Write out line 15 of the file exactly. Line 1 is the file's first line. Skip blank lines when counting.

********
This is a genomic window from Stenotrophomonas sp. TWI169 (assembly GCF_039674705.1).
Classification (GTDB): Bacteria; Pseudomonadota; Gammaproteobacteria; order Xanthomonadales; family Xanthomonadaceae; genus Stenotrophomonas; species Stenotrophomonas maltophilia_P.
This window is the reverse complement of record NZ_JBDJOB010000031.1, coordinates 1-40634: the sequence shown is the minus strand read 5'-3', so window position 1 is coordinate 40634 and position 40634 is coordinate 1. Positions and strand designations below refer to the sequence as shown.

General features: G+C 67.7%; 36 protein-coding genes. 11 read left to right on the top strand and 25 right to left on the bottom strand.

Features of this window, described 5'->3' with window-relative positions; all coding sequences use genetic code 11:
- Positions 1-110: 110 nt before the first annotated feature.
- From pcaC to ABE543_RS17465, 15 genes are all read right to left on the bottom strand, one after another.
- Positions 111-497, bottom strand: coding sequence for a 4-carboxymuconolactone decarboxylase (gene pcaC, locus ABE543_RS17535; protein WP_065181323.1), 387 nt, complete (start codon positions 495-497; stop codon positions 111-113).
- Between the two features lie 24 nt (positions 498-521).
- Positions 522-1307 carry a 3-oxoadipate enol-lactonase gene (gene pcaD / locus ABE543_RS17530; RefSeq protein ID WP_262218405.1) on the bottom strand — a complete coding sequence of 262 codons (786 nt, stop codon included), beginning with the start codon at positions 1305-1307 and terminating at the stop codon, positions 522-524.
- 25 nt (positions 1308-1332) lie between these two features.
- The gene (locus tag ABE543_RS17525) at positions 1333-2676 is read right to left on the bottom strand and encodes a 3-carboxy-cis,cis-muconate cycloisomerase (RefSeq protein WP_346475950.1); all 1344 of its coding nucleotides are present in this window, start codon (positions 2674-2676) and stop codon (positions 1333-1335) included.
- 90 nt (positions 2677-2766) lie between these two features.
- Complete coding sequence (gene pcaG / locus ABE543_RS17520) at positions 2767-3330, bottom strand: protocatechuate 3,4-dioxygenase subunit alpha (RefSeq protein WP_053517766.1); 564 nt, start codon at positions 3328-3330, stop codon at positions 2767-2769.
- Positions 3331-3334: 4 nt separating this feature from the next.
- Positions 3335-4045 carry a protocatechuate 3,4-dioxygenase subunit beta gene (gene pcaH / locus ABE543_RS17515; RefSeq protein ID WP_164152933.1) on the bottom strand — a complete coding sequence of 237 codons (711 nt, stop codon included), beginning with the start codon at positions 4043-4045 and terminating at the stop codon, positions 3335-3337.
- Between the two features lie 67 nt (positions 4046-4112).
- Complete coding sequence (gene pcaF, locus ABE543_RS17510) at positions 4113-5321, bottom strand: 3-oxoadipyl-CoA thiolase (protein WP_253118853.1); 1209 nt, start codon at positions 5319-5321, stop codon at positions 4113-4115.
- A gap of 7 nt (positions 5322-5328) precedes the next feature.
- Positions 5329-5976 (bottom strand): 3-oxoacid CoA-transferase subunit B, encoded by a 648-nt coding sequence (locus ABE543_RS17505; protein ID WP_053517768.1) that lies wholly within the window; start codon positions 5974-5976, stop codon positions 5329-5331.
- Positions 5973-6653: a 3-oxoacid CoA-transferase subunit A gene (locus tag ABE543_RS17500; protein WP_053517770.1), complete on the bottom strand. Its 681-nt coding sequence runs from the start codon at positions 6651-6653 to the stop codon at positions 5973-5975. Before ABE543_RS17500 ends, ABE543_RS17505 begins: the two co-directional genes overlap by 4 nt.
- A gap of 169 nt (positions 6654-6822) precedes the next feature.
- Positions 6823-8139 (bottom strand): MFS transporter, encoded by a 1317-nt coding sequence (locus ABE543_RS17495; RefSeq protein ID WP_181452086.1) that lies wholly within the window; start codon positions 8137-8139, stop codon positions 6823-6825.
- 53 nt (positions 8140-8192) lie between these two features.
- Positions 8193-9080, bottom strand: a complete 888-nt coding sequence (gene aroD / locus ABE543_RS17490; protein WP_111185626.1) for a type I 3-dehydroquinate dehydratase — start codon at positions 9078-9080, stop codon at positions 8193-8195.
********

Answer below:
- Positions 3331-3334: 4 nt separating this feature from the next.